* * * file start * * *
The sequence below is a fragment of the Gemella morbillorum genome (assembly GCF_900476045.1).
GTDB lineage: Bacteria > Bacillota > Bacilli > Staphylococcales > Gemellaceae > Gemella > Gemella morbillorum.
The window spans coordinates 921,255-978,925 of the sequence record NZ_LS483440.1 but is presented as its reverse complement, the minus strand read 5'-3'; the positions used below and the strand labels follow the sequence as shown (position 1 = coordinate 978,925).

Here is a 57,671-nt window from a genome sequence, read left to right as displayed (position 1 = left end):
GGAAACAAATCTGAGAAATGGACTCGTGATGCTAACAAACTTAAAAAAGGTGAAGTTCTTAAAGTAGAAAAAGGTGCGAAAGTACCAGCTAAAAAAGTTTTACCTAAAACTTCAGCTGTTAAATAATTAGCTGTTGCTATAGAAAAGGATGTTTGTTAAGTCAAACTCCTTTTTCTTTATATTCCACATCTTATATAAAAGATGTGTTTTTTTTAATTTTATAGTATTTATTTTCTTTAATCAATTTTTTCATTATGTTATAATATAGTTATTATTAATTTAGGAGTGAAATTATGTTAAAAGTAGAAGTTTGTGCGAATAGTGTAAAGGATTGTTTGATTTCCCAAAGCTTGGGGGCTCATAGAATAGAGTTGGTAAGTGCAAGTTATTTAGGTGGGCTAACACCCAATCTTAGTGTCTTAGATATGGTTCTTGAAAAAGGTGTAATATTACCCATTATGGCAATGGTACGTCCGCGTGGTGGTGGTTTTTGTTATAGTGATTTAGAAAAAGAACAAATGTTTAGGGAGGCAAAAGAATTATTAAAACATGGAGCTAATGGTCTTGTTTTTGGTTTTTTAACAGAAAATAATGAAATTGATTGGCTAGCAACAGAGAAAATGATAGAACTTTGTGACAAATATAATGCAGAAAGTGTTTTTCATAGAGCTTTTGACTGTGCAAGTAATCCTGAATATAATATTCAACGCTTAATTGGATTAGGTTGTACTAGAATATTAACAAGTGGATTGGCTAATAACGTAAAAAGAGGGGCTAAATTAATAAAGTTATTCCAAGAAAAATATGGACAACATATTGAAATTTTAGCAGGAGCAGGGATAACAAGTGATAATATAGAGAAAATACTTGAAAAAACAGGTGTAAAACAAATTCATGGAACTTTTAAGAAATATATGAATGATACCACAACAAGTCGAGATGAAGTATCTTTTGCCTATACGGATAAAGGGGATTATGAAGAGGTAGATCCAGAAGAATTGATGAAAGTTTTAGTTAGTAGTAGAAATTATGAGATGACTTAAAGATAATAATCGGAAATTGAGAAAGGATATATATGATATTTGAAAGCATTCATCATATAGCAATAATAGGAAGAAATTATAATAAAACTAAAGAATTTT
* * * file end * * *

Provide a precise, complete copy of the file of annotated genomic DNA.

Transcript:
The sequence below is a fragment of the Gemella morbillorum genome (assembly GCF_900476045.1).
GTDB lineage: Bacteria > Bacillota > Bacilli > Staphylococcales > Gemellaceae > Gemella > Gemella morbillorum.
The window spans coordinates 921,255-978,925 of the sequence record NZ_LS483440.1 but is presented as its reverse complement, the minus strand read 5'-3'; the positions used below and the strand labels follow the sequence as shown (position 1 = coordinate 978,925).

Here is a 57,671-nt window from a genome sequence, read left to right as displayed (position 1 = left end):
GGAAACAAATCTGAGAAATGGACTCGTGATGCTAACAAACTTAAAAAAGGTGAAGTTCTTAAAGTAGAAAAAGGTGCGAAAGTACCAGCTAAAAAAGTTTTACCTAAAACTTCAGCTGTTAAATAATTAGCTGTTGCTATAGAAAAGGATGTTTGTTAAGTCAAACTCCTTTTTCTTTATATTCCACATCTTATATAAAAGATGTGTTTTTTTTAATTTTATAGTATTTATTTTCTTTAATCAATTTTTTCATTATGTTATAATATAGTTATTATTAATTTAGGAGTGAAATTATGTTAAAAGTAGAAGTTTGTGCGAATAGTGTAAAGGATTGTTTGATTTCCCAAAGCTTGGGGGCTCATAGAATAGAGTTGGTAAGTGCAAGTTATTTAGGTGGGCTAACACCCAATCTTAGTGTCTTAGATATGGTTCTTGAAAAAGGTGTAATATTACCCATTATGGCAATGGTACGTCCGCGTGGTGGTGGTTTTTGTTATAGTGATTTAGAAAAAGAACAAATGTTTAGGGAGGCAAAAGAATTATTAAAACATGGAGCTAATGGTCTTGTTTTTGGTTTTTTAACAGAAAATAATGAAATTGATTGGCTAGCAACAGAGAAAATGATAGAACTTTGTGACAAATATAATGCAGAAAGTGTTTTTCATAGAGCTTTTGACTGTGCAAGTAATCCTGAATATAATATTCAACGCTTAATTGGATTAGGTTGTACTAGAATATTAACAAGTGGATTGGCTAATAACGTAAAAAGAGGGGCTAAATTAATAAAGTTATTCCAAGAAAAATATGGACAACATATTGAAATTTTAGCAGGAGCAGGGATAACAAGTGATAATATAGAGAAAATACTTGAAAAAACAGGTGTAAAACAAATTCATGGAACTTTTAAGAAATATATGAATGATACCACAACAAGTCGAGATGAAGTATCTTTTGCCTATACGGATAAAGGGGATTATGAAGAGGTAGATCCAGAAGAATTGATGAAAGTTTTAGTTAGTAGTAGAAATTATGAGATGACTTAAAGATAATAATCGGAAATTGAGAAAGGATATATATGATATTTGAAAGCATTCATCATATAGCAATAATAGGAAGAAATTATAATAAAACTAAAGAATTTT